Wow, that's really cool! Has the mesh been prefractured (so it falls into the same peices each time) or is the fracturing really being calculated in realtime (like DMM)? Either way, I like it.

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AFAIK Newton just precomputes fractured meshes, either as part of your content pipeline or at initialisation time, so the fracture parts for a particular mesh will be the same each time. I would be impressed to see something like DMM for free... I suppose it will happen eventually but for now it's not even a standard feature in physics middlewares, so it could be a while.

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Original post by PolyVox
Well, there are some interesting technologies out there. Probably the most well known is "Digital Molecular Matter" from Pixelux Entertainment. This does 'proper' physical analysis via the finite element method to simulate realistic destruction. It was used in one of the Star Wars games but apart from that I don't know if it has been used in practice. And it is a long way from free.


The way isn't quite as long as you thought...

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Original post by mrwonko
The way isn't quite as long as you thought...

Wow, that's pretty cool! Though it's not entirely clear who qualifies for a free copy of Digital Molecular Matter. The announcement on the Bullet physics website says:
Quote:
AMD announced that it's giving away a free version of Pixelux's DMM2 material physics engine to selected game developers

Still, it's got to be a good thing for getting this technology into more games. Hopefully we'll soon see if it really works as well as they claim...

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Original post by PolyVox
Wow, that's pretty cool! Though it's not entirely clear who qualifies for a free copy of Digital Molecular Matter. The announcement on the Bullet physics website says:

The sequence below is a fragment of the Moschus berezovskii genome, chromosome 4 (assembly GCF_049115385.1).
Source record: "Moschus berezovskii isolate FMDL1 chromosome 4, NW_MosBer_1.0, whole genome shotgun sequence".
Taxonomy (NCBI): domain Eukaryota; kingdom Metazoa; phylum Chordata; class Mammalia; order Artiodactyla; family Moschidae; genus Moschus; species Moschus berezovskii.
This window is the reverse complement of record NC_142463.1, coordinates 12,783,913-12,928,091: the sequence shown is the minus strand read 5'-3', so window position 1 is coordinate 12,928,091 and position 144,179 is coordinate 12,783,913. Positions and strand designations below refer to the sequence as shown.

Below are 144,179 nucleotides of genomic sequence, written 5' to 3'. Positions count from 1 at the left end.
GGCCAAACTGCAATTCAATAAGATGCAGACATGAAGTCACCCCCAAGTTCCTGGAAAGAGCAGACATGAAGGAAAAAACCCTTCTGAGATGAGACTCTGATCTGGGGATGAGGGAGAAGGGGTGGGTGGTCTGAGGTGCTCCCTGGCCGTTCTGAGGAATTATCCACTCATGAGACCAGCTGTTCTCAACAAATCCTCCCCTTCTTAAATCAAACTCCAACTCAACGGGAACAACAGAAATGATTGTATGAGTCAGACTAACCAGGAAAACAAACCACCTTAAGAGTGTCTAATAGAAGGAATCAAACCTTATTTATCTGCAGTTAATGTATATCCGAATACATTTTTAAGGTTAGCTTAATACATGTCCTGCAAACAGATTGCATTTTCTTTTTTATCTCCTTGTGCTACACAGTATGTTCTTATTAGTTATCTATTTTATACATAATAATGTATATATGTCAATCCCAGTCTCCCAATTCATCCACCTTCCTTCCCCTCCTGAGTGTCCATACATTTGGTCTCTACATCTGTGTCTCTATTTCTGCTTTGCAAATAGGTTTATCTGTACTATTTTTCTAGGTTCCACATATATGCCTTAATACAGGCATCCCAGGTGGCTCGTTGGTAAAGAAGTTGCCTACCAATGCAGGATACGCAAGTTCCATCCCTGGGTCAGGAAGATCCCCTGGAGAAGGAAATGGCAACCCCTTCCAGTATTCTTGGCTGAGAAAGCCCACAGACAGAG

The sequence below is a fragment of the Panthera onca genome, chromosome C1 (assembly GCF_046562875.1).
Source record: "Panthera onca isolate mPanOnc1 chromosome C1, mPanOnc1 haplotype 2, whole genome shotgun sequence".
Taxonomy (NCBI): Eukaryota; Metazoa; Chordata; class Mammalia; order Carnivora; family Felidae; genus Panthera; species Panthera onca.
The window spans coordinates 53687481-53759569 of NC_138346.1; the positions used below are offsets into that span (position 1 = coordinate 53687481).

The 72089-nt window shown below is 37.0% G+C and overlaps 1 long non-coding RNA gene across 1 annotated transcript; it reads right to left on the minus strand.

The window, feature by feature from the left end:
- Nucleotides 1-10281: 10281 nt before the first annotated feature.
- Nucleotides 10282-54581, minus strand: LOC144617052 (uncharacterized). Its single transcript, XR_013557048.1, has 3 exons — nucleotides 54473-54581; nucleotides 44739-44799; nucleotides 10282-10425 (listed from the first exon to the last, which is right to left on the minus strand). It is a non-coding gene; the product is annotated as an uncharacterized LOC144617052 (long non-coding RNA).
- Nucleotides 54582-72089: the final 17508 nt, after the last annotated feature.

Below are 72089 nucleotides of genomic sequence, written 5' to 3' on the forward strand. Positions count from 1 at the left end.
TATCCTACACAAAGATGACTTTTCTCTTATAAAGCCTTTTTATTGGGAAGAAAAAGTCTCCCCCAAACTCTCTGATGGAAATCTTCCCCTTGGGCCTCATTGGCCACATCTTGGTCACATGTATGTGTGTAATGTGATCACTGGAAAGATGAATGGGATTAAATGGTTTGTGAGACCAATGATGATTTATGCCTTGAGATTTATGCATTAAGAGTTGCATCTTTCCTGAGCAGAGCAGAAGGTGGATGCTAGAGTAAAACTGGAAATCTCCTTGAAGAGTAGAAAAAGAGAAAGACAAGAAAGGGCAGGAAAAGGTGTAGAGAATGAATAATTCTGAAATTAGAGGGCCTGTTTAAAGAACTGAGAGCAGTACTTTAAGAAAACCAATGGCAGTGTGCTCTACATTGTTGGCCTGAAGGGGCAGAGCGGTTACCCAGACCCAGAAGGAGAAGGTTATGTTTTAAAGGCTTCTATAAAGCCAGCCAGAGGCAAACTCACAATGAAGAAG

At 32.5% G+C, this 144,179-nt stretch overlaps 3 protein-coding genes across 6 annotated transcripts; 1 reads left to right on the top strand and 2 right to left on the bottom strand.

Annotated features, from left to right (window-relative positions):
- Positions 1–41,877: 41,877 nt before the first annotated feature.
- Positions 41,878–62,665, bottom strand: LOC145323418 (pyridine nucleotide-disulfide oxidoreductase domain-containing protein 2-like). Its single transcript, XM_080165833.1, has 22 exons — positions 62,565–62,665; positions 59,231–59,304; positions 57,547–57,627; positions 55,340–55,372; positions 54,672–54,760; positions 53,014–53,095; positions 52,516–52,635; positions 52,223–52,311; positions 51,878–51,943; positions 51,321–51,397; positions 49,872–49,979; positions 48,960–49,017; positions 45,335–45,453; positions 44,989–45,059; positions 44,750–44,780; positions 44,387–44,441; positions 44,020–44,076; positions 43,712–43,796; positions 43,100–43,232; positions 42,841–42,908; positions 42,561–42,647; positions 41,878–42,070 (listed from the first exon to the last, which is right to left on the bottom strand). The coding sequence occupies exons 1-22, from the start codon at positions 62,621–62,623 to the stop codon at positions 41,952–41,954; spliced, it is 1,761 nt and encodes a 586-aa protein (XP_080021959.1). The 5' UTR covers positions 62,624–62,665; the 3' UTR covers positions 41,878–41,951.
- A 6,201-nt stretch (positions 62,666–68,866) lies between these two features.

Quote:
AMD announced that it's giving away a free version of Pixelux's DMM2 material physics engine to selected game developers

Yeah, it's not very clear... I already pointed that out on the pixelux forums. Though one of the developers there states that...
Quote:
Original post by dmmjedi
As you guys know, everyone has wanted a viewer to play around with DMM. With this announcement, we have gone a step beyond that and created a free version that you guys can use to create games.

I hopy it will really be available for everyone... Maybe there's some kind of beta phase where only selected developers get to use it? I guess AMD will say something at the Game Developer's Conference.

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Quote:
Original post by swiftcoder
Quote:
Original post by Shael
The Newton Game Dynamics library has destruction in its latest releases. There's a video demo in the forum for it, but heres the version on youtube: http://www.youtube.com/watch?v=cyWgER5O1YI
The problem I see with that type of solution is that 'falling into bits' isn't useful unless tied to a structural integrity solution (such as seen in Red Faction 2).

When the user destroys several pillars in that video, the bridge should buckle and collapse, not merrily hang there in mid-air. Unfortunately, I fear that the structural part is the hard part to implement.


I think this will be overcome in future versions. It's still a work in progress.